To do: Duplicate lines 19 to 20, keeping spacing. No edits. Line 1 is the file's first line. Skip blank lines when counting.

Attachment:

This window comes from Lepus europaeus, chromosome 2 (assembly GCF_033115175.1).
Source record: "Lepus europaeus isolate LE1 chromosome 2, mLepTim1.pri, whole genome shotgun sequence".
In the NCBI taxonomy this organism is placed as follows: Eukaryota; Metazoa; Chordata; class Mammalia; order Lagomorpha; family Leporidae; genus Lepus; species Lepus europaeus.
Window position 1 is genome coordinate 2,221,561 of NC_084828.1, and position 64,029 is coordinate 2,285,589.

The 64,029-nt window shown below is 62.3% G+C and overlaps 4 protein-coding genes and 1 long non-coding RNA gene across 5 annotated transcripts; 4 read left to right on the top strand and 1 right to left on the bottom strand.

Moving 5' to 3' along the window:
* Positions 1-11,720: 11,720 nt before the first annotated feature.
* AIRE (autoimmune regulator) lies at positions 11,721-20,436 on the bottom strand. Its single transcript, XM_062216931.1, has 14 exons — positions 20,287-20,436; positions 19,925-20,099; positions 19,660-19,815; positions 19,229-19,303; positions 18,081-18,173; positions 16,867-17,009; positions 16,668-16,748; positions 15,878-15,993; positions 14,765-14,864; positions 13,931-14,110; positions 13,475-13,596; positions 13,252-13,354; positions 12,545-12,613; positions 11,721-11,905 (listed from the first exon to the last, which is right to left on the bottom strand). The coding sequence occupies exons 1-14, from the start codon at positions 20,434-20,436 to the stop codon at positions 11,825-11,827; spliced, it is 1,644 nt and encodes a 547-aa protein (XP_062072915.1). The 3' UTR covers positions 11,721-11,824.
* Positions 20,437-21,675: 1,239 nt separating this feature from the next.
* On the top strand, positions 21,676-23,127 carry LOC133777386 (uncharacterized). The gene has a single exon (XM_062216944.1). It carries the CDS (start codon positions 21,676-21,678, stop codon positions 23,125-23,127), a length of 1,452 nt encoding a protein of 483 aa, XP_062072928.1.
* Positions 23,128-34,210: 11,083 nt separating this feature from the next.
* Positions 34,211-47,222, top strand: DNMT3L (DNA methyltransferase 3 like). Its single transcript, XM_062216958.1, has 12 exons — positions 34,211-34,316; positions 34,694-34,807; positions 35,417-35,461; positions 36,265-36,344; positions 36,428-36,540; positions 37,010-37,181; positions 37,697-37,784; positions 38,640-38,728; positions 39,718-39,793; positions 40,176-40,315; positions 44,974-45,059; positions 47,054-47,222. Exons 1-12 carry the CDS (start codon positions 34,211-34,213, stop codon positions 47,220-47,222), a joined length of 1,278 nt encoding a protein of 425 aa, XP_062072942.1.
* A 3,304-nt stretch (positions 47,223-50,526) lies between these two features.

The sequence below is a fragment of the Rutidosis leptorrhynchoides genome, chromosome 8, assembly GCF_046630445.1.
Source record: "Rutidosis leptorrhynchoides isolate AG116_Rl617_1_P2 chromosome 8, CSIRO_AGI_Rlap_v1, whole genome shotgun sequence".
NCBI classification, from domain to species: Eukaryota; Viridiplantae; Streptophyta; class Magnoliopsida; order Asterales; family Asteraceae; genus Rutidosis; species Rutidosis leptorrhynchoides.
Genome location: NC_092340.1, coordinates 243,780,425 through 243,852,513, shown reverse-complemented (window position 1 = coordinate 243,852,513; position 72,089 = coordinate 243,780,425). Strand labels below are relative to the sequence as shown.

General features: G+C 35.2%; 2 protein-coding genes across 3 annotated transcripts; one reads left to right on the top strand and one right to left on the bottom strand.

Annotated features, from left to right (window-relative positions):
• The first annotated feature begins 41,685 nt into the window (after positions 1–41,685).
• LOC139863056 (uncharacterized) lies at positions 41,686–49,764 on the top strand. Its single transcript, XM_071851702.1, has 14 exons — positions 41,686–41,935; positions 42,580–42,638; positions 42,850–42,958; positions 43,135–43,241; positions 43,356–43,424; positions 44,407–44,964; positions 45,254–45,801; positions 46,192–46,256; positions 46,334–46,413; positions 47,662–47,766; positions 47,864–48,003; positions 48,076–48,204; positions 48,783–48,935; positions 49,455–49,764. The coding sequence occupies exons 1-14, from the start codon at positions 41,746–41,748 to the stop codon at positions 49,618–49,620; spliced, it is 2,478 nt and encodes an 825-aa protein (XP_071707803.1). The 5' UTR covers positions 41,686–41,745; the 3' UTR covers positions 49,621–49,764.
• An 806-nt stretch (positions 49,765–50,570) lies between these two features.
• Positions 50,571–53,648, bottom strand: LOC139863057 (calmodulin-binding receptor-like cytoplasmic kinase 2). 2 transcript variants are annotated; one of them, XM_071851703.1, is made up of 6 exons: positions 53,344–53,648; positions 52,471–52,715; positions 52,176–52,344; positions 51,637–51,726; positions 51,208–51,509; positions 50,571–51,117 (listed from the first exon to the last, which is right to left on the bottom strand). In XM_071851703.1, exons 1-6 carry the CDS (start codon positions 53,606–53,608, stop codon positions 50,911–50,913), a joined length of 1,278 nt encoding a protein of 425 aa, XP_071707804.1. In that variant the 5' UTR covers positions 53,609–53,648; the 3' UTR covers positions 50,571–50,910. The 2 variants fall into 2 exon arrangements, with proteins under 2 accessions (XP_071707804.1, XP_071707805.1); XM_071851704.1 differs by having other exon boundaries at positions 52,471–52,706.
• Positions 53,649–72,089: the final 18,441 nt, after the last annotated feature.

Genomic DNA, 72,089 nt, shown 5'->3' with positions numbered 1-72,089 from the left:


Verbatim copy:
Annotated features, from left to right (window-relative positions):
• The first annotated feature begins 41,685 nt into the window (after positions 1–41,685).